Rendering Multiple CPUs 32Bit
HP Spectre x360 15-bl002xx
Intel Core i7-7500U
11874 Points ∼29%
HP Spectre x360 15-ap012dx
Intel Core i5-6200U
9730 Points ∼24% -18%
Cinebench R11.5
CPU Single 64Bit
HP Spectre x360 15-bl002xx
Intel Core i7-7500U
1.66 Points ∼75%
Lenovo ThinkPad X1 Yoga-20FRS1VS00
Intel Core i7-6600U
1.51 Points ∼69% -9%
HP Spectre x360 15-ap012dx
Intel Core i5-6200U
1.37 Points ∼62% -17%
CPU Multi 64Bit
HP Spectre x360 15-bl002xx
Intel Core i7-7500U
3.76 Points ∼19%
HP Spectre x360 15-ap012dx
Intel Core i5-6200U
3.42 Points ∼17% -9%
Lenovo ThinkPad X1 Yoga-20FRS1VS00
Intel Core i7-6600U
3.32 Points ∼17% -12%
wPrime 2.0x - 1024m
HP Spectre x360 15-ap012dx
Intel Core i5-6200U
497.941 s * ∼6% -0%
HP Spectre x360 15-bl002xx
Intel Core i7-7500U
496.7 s * ∼6%
Super Pi Mod 1.5 XS 32M - ---
HP Spectre x360 15-ap012dx
Intel Core i5-6200U
655.981 Seconds * ∼3% -21%
HP Spectre x360 15-bl002xx
Intel Core i7-7500U
543.1 Seconds * ∼2%

* ... smaller is better

Cinebench R10 Shading 32Bit
6836
Cinebench R10 Rendering Multiple CPUs 32Bit
11874
Cinebench R10 Rendering Single 32Bit
5663
Cinebench R11.5 OpenGL 64Bit
58.5 fps
Cinebench R11.5 CPU Multi 64Bit
3.76 Points
Cinebench R11.5 CPU Single 64Bit
1.66 Points
Cinebench R15 Ref. Match 64Bit
99.6 %
Cinebench R15 OpenGL 64Bit
63.3 fps
Cinebench R15 CPU Multi 64Bit
339 Points
Cinebench R15 CPU Single 64Bit
146 Points
Help

System Performance

Compared to the predecessor with i5 CPU and integrated Intel Graphics HD 520, the new laptop is about 12 - 20 percent faster according to PCMark 8. The Dell XPS 15 2017 9560, on the other hand, packs more powerful hardware in form of the quad-core Kaby Lake i5-7300HQ and an NVIDIA GeForce GTX 1050 GPU and pulls ahead by roughly 15 - 20 percent. Perceived performance is excellent with fast boots and application startups. A quick check with 3DMark 11 while the convertible was running on battery power showed no loss in performance whatsoever. During our time with the Spectre, we didn't experience any crashes or encountered unexpected lag.

PCMark 8
Work Score Accelerated v2
Dell XPS 15 2017 9560 (7300HQ, Full-HD)
GeForce GTX 1050 (Notebook), 7300HQ, WDC WD10SPCX-75KHST0 + SanDisk Z400s M.2 2242 32 GB Cache
4884 Points ∼75% +22%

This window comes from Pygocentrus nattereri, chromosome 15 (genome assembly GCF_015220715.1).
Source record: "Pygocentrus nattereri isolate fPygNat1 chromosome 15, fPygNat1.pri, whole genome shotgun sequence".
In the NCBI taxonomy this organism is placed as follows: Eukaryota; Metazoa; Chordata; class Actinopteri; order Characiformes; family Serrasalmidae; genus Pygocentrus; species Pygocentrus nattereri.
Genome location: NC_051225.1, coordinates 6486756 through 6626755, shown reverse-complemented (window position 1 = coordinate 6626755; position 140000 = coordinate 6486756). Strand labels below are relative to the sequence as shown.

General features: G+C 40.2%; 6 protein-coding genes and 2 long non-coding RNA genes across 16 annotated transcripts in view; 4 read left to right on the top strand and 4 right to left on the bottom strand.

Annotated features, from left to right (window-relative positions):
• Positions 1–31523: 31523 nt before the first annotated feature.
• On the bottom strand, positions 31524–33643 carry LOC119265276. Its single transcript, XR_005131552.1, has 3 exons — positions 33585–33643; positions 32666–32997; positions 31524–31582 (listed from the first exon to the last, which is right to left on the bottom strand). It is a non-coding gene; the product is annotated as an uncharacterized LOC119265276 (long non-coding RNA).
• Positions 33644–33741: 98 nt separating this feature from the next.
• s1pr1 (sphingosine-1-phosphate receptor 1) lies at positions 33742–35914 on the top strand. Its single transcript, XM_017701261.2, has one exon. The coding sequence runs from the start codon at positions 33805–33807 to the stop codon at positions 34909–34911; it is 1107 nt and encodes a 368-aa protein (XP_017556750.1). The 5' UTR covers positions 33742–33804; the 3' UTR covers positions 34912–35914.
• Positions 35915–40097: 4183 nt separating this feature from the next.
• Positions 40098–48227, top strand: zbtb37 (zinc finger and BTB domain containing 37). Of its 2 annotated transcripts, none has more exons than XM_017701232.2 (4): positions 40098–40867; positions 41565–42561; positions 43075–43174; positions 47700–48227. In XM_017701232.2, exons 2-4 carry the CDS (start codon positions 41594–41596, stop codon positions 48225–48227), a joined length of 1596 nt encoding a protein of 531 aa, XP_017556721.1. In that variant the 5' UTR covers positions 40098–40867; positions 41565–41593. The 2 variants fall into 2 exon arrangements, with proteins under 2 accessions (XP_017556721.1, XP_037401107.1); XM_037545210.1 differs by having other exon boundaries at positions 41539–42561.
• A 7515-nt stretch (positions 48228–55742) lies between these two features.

Dell Inspiron 15 5568
HD Graphics 520, 6500U, Toshiba THNSNK256GCS8
4433 Points ∼68% +10%
Lenovo ThinkPad X1 Yoga-20FRS1VS00
HD Graphics 520, 6600U, Samsung SSD PM961 1TB M.2 PCIe 3.0 x4 NVMe (MZSLW1T0)
4410 Points ∼68% +10%
HP Spectre x360 15-bl002xx
GeForce 940MX, 7500U, Toshiba XG3 NVMe (THNSN5512GPUK)
4016 Points ∼62%
HP Spectre x360 15-ap012dx
HD Graphics 520, 6200U, Sandisk X300 SD7SN6S-256G-1006
3576 Points ∼55% -11%
Creative Score Accelerated v2
HP Spectre x360 15-bl002xx
GeForce 940MX, 7500U, Toshiba XG3 NVMe (THNSN5512GPUK)
4542 Points ∼49%
HP Spectre x360 15-ap012dx
HD Graphics 520, 6200U, Sandisk X300 SD7SN6S-256G-1006
3796 Points ∼41% -16%
Home Score Accelerated v2
Dell XPS 15 2017 9560 (7300HQ, Full-HD)
GeForce GTX 1050 (Notebook), 7300HQ, WDC WD10SPCX-75KHST0 + SanDisk Z400s M.2 2242 32 GB Cache
3659 Points ∼61% +13%
Dell Inspiron 15 5568
HD Graphics 520, 6500U, Toshiba THNSNK256GCS8
3607 Points ∼60% +11%
Lenovo Yoga 910-13IKB-80VF004CGE
HD Graphics 620, 7500U, Samsung PM951 NVMe MZVLV512
3555 Points ∼59% +9%
Lenovo ThinkPad X1 Yoga-20FRS1VS00
HD Graphics 520, 6600U, Samsung SSD PM961 1TB M.2 PCIe 3.0 x4 NVMe (MZSLW1T0)
3489 Points ∼58% +7%
HP Spectre x360 15-bl002xx
GeForce 940MX, 7500U, Toshiba XG3 NVMe (THNSN5512GPUK)
3249 Points ∼54%
HP Spectre x360 15-ap012dx
HD Graphics 520, 6200U, Sandisk X300 SD7SN6S-256G-1006
2847 Points ∼48% -12%
PCMark 8 Home Score Accelerated v2
3249 points
PCMark 8 Creative Score Accelerated v2
4542 points
PCMark 8 Work Score Accelerated v2
4016 points
Help

Storage Devices

M.2 SSD under the ribbon cable could be swapped out
M.2 SSD under the ribbon cable could be swapped out

Performance of the SSD - a Toshiba XG3 NVMe THNSN5512GPUK - is great across the board. The capacity of 512 GB should be sufficient for most users, but for those requiring even more storage, HP also offers an upgrade to a 1 TB PCIe NVMe M.2 SSD for an additional $200. We did encounter an issue with the tool AS SSD, which recorded excellent read, but sub-par write rates. We repeated the test several times with near-identical outcome. While we have provided the results below, we need to urge our readers to take the write rates in particular with a grain of salt, as they are quite obviously wrong.

Crystal Disk Mark
Crystal Disk Mark
HD Tune
HD Tune
AS SSD
AS SSD
HP Spectre x360 15-bl002xx
Toshiba XG3 NVMe (THNSN5512GPUK)
Lenovo Yoga 910-13IKB-80VF004CGE
Samsung PM951 NVMe MZVLV512
HP Spectre x360 15-ap012dx
Sandisk X300 SD7SN6S-256G-1006
Dell XPS 15 2017 9560 (7300HQ, Full-HD)
WDC WD10SPCX-75KHST0 + SanDisk Z400s M.2 2242 32 GB Cache
Lenovo ThinkPad X1 Yoga-20FRS1VS00
Samsung SSD PM961 1TB M.2 PCIe 3.0 x4 NVMe (MZSLW1T0)
Dell Inspiron 15 5568
Toshiba THNSNK256GCS8
CrystalDiskMark 3.0
-1%
-50%
-90%
-3%
-55%
Write 4k QD32
395.2
488.7
24%
138.7
-65%
1.057
-100%
319
-19%
197.6
-50%
Read 4k QD32
527.2
570.3
8%
281.2
-47%
69.75
-87%
404
-23%
275.3
-48%
Write 4k
139.4
159.7
15%
93
-33%
1.021
-99%
126
-10%
86.67
-38%
Read 4k
40.72
43.5
7%
35.48